Years of elevated interest and inflation rates, a chaotic political and geopolitical environment and general economic uncertainty may be sending both executives and shareholders into retreat.

What it means: That’s worrisome, according to JPMorgan CEO Jamie Dimon.

“The total [of public companies] should have grown dramatically, not shrunk,” wrote Dimon in his annual shareholder letter earlier this spring.

The number of private companies in the US backed by private equity firms, meanwhile, has grown from 1,900 to 11,200 over the last two decades, according to JPMorgan data.

Dimon’s company, of course, makes a huge amount of money from taking companies public, so he’s not exactly an impartial observer. But Dimon said his concerns are broader than JPMorgan’s bottom line: If this trend continues, our understanding of the US economy could become hazier, he argued.

“This trend is serious,” warned Dimon on Monday. “We really need to consider: Is this the outcome we want?”

CEOs are making almost 200 times what workers are

CEOs raked in fat pay packages last year as the US stock market boomed, reports my colleague Matt Egan.

Bosses have always made more money than workers. But the gap between CEOs and employees is growing.

The median CEO in the S&P 500 was paid 196 times as much as the median employee in 2023, according to an analysis by Equilar and The Associated Press.

That’s up from a ratio of 185 in 2022.

The widening divide is driven by the fact that CEO pay — which is closely tied to share prices — is rising notably faster than that of employees. Many workers, in fact, are struggling to keep up with the cost of living.

The jump in 2023 alone was significant. Median total compensation for S&P 500 CEOs (including stock awards) soared to $16.3 million in 2023 — a huge year-over-year increase of 12.6%, compared to just 0.9% in 2022.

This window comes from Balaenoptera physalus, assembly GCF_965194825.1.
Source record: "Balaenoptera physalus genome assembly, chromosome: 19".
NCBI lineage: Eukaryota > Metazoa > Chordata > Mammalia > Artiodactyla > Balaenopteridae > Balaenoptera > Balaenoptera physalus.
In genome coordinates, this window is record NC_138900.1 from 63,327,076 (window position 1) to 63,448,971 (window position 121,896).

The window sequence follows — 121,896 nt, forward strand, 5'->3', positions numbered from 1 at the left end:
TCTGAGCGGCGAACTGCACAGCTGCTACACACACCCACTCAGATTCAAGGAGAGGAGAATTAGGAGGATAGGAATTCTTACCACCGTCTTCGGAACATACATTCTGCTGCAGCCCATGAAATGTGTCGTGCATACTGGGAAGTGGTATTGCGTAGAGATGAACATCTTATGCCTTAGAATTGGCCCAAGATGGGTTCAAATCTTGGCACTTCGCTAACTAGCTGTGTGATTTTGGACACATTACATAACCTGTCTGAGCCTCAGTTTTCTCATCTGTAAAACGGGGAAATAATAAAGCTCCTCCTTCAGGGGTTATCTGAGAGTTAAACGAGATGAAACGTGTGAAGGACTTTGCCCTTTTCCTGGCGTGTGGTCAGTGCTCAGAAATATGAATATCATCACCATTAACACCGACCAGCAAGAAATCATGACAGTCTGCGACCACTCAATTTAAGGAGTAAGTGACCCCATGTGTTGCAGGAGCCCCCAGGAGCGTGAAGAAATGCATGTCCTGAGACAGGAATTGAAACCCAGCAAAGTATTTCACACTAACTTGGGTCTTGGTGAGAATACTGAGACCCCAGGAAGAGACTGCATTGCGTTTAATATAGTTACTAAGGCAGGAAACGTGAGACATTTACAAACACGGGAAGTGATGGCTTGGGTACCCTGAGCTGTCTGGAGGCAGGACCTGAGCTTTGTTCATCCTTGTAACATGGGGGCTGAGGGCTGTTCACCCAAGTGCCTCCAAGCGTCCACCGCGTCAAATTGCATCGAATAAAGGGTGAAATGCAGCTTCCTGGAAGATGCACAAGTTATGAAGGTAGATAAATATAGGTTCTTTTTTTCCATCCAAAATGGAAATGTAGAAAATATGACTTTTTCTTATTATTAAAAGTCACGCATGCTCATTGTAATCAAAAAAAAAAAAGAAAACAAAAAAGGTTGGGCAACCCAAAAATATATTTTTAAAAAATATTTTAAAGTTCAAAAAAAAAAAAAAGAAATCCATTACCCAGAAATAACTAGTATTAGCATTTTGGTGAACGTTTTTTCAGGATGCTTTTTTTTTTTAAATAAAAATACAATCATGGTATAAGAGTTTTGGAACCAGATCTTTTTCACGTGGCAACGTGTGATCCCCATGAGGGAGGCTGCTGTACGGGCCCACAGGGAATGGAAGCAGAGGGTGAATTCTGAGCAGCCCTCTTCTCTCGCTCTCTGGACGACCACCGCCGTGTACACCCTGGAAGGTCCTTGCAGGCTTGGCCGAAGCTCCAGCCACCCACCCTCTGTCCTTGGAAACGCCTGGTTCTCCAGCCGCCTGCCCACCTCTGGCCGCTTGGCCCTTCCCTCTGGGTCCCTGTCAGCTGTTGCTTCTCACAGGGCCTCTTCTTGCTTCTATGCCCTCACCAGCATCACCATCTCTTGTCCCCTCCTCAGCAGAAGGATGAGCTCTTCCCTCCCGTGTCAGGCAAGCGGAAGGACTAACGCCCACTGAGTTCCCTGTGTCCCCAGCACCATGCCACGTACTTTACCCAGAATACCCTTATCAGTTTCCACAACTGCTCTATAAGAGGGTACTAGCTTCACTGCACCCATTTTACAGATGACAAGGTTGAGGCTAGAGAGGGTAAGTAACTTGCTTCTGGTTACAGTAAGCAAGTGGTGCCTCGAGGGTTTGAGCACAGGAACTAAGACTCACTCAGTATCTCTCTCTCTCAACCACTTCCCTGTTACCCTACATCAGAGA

Workers made more money, too. But at a much slower pace.

The median S&P 500 employee earned $81,467 last year, up 5.2% from 2022, the report said.

To put it another way: The annual pay hike amounted to about $4,300 for workers. For CEOs, it was an extra $1.5 million.

Job openings fall to new 3-year low, as the US economy continues to slow

The number of job openings in the US shrank for the second month in a row, setting a new three-year low amid further signals of cooling in the labor market, reports my colleague Alicia Wallace.

There were 8.06 million available jobs posted in April, according to the Bureau of Labor Statistics’ latest Job Openings and Labor Turnover Survey (JOLTS) report released Tuesday. That’s below the downwardly revised 8.36 million seen a month before and the lowest since February 2021.

Economists were expecting job openings to register 8.36 million, according to FactSet estimates.

As of April, there were an estimated 1.2 available jobs for every job seeker. That’s the lowest ratio since June 2021, BLS data shows.

A slowing of job growth could put the labor market on closer footing to pre-pandemic levels, but it also could mean a slowing in the broader economy. The Federal Reserve, in its battle against high inflation, is wanting to see demand soften and price hikes slow even further before cutting rates.